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Conjunctivitis (Pink Eye)

Conjunctival inflammation gives the eye a reddish tinge commonly known as pink eye.

The conjunctiva is the thin, clear membrane over the white part of the eye, lining the eyelids as well. Inflammation of this membrane is called conjunctivitis or pink eye.

Signs of Conjunctivitis

When the conjunctiva becomes inflamed, it gives the eye a reddish tinge, hence the common name of "pink eye." The eye also may hurt or itch.

How can you tell what type of conjunctivitis you have? The way your eyes feel will give some clues:

  • Viral conjunctivitis usually affects only one eye and causes excessive eye watering and a light discharge.
  • Bacterial conjunctivitis affects both eyes and causes a heavy discharge, sometimes greenish.
  • Allergic conjunctivitis affects both eyes, and causes itching and redness in the eyes and sometimes the nose, as well as excessive tearing. A special type of allergic conjunctivitis, giant papillary conjunctivitis, affects contact lens wearers.

Your doctor needs to know whether your conjunctivitis is allergic, bacterial or viral so he can choose the appropriate treatment. Usually, he'll ask you some questions and examine your eyes; he may even collect a sample on a swab to send out for analysis. A new system called a tear film analysis system can diagnose allergic conjunctivitis definitively. It measures IGe (immunoglobin E, an antibody present in allergic reactions) levels in your tears; high levels mean allergic conjunctivitis, while low levels indicate a viral or mild bacterial conjunctivitis.

To pinpoint the cause and then choose an appropriate treatment, your doctor will ask some questions, examine your eyes, and possibly collect a sample on a swab to send out for analysis. Give a careful account of the episode, because oftentimes your answers alone with reveal the diagnosis.

What Causes Pink Eye?

Conjunctivitis may be triggered by a virus, bacteria or an allergic reaction to dust, pollen, smoke, fumes or chemicals. Bacterial and viral systemic infections also may induce conjunctivitis.

Pink Eye Treatment

Avoidance. Your first line of defense is to avoid the cause of conjunctivitis. Both viral and bacterial conjunctivitis spread easily to others. Here are some tips to avoid spreading the conditions or re-infecting yourself:

  1. Wash your hands frequently, and avoid touching or rubbing your eyes.
  2. Don't share washcloths, towels or pillowcases with anyone else, and wash these items after each use.
  3. Don't share eyedrops or cosmetics such as eyeliner, eye shadow or mascara. Replace them after you're healed, to avoid re-infection.
  4. Your eyecare practitioner may recommend that you discontinue contact lens wear during this time or replace your contact lenses after you're healed.

Warm compresses may help soothe your eyes if you have viral or bacterial conjunctivitis.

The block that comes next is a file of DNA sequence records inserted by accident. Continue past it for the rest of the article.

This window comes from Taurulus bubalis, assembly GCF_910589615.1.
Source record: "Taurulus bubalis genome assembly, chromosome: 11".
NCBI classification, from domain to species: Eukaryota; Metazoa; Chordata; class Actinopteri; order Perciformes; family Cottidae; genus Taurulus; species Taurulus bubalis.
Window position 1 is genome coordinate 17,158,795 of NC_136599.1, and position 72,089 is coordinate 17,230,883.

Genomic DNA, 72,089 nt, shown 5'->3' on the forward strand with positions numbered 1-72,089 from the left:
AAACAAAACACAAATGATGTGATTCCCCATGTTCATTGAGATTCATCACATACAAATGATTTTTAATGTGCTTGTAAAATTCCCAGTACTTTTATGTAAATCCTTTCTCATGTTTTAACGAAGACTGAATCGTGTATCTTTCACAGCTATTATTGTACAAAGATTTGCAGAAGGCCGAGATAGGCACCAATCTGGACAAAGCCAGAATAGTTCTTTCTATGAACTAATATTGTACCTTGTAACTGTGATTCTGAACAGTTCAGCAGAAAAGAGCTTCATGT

To avoid allergic conjunctivitis, keep windows and doors closed on days when the pollen is heavy. Dust and vacuum frequently to alleviate potential allergens in the home. Stay in well-ventilated areas if you're exposed to smoke, chemicals or fumes. Cold compresses can be very soothing.

Medication

Doctors don't normally prescribe medication for viral conjunctivitis because it usually clears up on its own within a few days. Antibiotic eyedrops will alleviate bacterial conjunctivitis, whereas antihistamine allergy pills or eyedrops will help control allergic conjunctivitis symptoms.

Usually, conjunctivitis is a minor eye infection, but sometimes it can develop into a more serious condition. See your eyecare practitioner for a diagnosis before using any eyedrops in your medicine cabinet from previous infections or eye problems.

Giant Papillary Conjunctivitis and Contact Lenses

Giant papillary conjunctivitis (GPC) is a form of allergic conjunctivitis most often seen in soft contact lens wearers. People with asthma, hay fever or animal allergies may be at greater risk. The cause of GPC is probably an allergic reaction to collected debris on contact lenses.

It may not occur until months or even years after you first start wearing contacts. You get these bright red bumps on the underside of your eyelids. Your eyes itch after taking out your contacts. You may get some mucus discharge in the morning. Bright light is especially bothersome. You find yourself having to remove your lenses as the day wears on because of the discomfort.

To relieve the problem, make an appointment to see your eyecare practitioner. You will need to leave the lenses out for a few days. Hopefully, you have a pair of glasses to wear in the meantime. Lubricating drops will alleviate the discomfort. Mast cell stabilizer drops do a great job of eliminating the itching. Examples include Opticrom, Crolom and Alomide. Especially effective is the combination mast cell stabilizer/antihistamine Patanol. In the most severe cases, you may need to use a mild steroid drop such as Vexol, Lotemax or Alrex for a week or so. These are all prescription drugs.

Finally, since the cause of the problem was accumulated deposits on the contacts, it may be a good idea to switch to daily disposable contact lenses. If so, the problem should never happen again. At the very least, replace those cruddy old lenses with fresh new ones.

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